But after the loss of a much loved pet,  especially if they have gone through a prolonged illness or disease, it forces us to question whether we had done all that we could've done.  To get another pet, can often force one to question their commitment to their new pet - would they do as much for this new pet as they had for their beloved one who has passed on?  Would being with this new pet relive some memories which are painful to remember - such as the last visit to the vet, or the moment when you accept the loss of your beloved pet.

My childhood dog, Burek - He died when he was 17.5 years old.
Due to the love he gave us, we then adopted Jenna (who ended living
with my father after I left home)
Our pets give us so much love, attention, and the fact that they tolerate our anger, inconsistencies, lack of
loyalty, and ongoing yabbing (when we can't stop talking about what sort of day we had, without thinking about the sort of day that they had), that it would actually be a sign of disrespect to our pet, that we couldn't share our love, hearts and life with another pet soul.

There are many other very special, very loving, unique in their own way animals out there, who are just waiting for their very special family.  And whilst they wait in their shelter, kennel or pet shop, you are languishing in your own grief, equally lonely.

So when is the right time to get a new pet?  When you realise that the empty part of your life is the love you had for the pet who has passed,  and it needs to be filled with love - and it can be filled with the love, wags, hugs and purrs of another one. It can never replace it, but it can be part of your life into the future.  For this is what life is all about.

When is the right time for you?  Be honest with yourself, and open your heart.  Yes, it hurts to lose a loved one, but wouldn't it be a big shame that you felt that you no longer had the love to share for another one?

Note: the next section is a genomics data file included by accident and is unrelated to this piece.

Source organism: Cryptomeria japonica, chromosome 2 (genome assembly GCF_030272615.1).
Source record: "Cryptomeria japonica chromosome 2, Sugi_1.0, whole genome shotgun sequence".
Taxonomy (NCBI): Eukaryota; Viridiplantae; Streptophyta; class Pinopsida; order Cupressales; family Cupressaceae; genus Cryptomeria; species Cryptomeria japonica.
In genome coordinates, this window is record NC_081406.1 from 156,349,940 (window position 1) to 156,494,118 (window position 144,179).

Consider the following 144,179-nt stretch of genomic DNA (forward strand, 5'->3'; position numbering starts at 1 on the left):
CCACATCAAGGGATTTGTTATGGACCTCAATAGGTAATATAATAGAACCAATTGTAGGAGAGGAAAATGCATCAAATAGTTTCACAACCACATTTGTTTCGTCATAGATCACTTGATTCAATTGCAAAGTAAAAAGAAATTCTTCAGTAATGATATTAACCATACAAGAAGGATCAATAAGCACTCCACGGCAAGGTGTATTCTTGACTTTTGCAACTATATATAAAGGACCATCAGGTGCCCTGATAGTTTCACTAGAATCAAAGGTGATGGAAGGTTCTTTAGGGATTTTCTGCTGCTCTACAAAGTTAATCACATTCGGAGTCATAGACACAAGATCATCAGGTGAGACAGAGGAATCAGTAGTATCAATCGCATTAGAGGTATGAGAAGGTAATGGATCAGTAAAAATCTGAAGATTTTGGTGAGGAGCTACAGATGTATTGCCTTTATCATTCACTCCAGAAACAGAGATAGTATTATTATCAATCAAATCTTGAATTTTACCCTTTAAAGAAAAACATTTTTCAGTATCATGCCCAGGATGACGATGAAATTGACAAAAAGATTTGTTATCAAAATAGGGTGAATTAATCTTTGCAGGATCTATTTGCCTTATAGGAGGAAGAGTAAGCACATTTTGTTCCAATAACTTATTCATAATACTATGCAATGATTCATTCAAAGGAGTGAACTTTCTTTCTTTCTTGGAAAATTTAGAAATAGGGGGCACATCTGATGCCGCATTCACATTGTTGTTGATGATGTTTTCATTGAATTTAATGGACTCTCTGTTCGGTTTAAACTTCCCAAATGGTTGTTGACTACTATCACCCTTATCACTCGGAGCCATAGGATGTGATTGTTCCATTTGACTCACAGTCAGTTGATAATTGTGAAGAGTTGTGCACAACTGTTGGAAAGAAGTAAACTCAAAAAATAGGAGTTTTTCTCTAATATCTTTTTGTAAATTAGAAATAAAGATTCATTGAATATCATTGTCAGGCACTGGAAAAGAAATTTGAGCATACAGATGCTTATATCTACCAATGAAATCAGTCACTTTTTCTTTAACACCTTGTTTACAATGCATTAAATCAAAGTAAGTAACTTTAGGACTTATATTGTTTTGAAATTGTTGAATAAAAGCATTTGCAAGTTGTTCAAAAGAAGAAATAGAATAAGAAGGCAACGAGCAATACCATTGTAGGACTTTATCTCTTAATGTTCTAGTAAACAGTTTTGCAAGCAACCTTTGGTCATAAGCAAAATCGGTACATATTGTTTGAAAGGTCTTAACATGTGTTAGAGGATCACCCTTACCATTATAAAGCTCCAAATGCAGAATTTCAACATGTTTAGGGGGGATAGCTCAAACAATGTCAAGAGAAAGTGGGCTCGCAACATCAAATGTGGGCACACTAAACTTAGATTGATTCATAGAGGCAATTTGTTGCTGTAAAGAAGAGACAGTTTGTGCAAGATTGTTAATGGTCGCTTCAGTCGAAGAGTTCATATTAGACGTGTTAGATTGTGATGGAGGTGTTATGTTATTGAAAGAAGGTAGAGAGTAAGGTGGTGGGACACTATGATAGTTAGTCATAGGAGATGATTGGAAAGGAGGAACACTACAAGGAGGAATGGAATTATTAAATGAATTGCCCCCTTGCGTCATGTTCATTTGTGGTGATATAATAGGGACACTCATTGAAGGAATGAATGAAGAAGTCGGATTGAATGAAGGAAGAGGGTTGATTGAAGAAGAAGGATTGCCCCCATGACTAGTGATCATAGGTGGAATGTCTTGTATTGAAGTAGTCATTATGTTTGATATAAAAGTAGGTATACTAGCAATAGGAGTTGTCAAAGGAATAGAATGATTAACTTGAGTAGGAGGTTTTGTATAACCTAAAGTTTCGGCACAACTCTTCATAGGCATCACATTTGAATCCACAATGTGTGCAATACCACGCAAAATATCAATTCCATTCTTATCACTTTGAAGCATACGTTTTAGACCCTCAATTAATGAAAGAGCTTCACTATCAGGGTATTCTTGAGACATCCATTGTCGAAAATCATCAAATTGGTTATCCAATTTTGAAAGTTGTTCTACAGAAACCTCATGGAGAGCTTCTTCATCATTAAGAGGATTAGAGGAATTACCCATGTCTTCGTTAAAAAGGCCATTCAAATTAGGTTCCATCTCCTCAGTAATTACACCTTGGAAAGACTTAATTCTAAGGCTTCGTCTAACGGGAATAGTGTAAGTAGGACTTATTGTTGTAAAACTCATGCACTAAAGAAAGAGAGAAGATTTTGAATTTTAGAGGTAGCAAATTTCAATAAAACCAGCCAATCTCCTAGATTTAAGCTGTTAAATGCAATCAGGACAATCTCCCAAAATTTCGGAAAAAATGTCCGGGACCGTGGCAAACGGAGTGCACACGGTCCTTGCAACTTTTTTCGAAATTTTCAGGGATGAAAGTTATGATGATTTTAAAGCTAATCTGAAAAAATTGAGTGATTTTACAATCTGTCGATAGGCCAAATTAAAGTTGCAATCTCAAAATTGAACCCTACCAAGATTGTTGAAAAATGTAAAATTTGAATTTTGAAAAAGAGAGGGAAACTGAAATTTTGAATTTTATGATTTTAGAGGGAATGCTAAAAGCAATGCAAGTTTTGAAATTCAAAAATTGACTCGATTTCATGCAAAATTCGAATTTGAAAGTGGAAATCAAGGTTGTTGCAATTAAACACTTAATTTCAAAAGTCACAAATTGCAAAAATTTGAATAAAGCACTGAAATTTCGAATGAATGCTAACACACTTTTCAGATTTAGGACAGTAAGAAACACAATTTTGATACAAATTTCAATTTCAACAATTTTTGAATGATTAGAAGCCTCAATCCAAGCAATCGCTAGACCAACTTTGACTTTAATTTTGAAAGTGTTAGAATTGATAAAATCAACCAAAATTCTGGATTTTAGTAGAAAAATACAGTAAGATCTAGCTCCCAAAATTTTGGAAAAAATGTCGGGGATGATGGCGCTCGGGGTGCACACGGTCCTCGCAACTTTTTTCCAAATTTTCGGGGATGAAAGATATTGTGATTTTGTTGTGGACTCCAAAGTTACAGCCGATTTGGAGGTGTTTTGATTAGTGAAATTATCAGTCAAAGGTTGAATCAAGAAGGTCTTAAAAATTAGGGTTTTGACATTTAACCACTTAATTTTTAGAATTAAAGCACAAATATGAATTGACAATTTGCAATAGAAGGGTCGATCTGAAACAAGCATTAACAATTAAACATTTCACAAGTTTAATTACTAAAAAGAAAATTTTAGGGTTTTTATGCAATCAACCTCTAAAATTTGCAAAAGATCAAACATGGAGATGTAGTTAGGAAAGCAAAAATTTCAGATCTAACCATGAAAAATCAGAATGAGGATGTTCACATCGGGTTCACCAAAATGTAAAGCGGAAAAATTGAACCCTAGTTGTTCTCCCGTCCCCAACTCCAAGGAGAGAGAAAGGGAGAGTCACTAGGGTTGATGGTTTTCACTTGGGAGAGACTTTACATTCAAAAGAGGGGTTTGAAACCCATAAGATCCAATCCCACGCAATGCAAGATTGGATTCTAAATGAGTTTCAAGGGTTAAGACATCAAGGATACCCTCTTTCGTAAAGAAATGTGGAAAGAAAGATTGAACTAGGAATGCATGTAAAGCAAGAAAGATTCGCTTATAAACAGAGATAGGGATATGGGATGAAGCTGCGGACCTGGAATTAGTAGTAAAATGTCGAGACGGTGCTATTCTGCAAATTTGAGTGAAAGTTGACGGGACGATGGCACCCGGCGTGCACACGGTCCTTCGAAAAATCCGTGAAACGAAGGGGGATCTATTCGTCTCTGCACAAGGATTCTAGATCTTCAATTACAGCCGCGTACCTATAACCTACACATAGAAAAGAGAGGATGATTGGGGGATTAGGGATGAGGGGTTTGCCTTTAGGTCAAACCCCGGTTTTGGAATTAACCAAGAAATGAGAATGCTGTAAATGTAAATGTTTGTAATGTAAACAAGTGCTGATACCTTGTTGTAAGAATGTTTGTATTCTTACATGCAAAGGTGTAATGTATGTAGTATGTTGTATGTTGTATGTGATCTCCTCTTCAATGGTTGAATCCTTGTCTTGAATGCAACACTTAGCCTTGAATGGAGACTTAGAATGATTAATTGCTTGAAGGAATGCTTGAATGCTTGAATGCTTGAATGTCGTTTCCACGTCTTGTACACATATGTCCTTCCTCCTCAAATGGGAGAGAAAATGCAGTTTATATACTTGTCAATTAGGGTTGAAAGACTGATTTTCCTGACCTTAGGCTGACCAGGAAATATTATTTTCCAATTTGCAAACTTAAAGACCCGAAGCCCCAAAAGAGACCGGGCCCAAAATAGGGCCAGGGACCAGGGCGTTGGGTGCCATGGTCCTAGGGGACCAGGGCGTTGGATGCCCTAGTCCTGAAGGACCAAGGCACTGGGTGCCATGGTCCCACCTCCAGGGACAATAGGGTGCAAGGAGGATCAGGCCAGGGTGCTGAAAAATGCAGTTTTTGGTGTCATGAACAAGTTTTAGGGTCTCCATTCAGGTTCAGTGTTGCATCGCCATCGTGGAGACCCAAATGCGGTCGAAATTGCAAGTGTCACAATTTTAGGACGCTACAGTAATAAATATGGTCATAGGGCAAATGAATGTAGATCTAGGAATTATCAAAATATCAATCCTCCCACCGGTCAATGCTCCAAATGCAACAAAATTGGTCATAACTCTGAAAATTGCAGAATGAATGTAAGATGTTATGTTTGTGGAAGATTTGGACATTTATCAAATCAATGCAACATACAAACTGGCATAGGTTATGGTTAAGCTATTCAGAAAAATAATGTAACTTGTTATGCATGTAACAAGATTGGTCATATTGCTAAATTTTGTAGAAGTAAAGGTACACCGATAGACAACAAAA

Monday, May 13, 2013

The musings of Dr Liz - Be Kind to Vet's day!

Be Kind to your vet.  How hard is that to do?

Wherever you may be, spare a thought for your local vet.  They often have to deal with the depth of human misery, and animal pain.

And then they have to go home and have a "normal" life with their family and pets.. 

Whenever we get an unexpected gift (Thanks Shakira's mum - just to name one of the many ) it lightens our heavy soul.

A random gift to your vet will have the same effect.

Go ahead - do it now - do it today.

Write a card, say Thank you just because you can.

Be kind to your vet - Today!

Tuesday, May 7, 2013

The Musings of Dr Liz -

This is the first of a new series which will be short  and to the point "Musings" of moi.

And, fortunately for me, Cat has agreed to be the face of my musings, so I will start with saying a big Thank You for Cat for coming out of retirement for this.

Our pets are often used as topics of conversation between people. Everywhere I go, wherever I may sit (and most recently it was on a cruise ship in the Pacific Ocean), my ear will catch a snippet of anything animal related.  On this cruise ship, someone was talking about all of the gross things that their pet ate... or dragged inside. Yum!

Our pets give us so much joy, I wonder if we return the favour.

Anyhow, please follow, share and enjoy (and comment too if you like).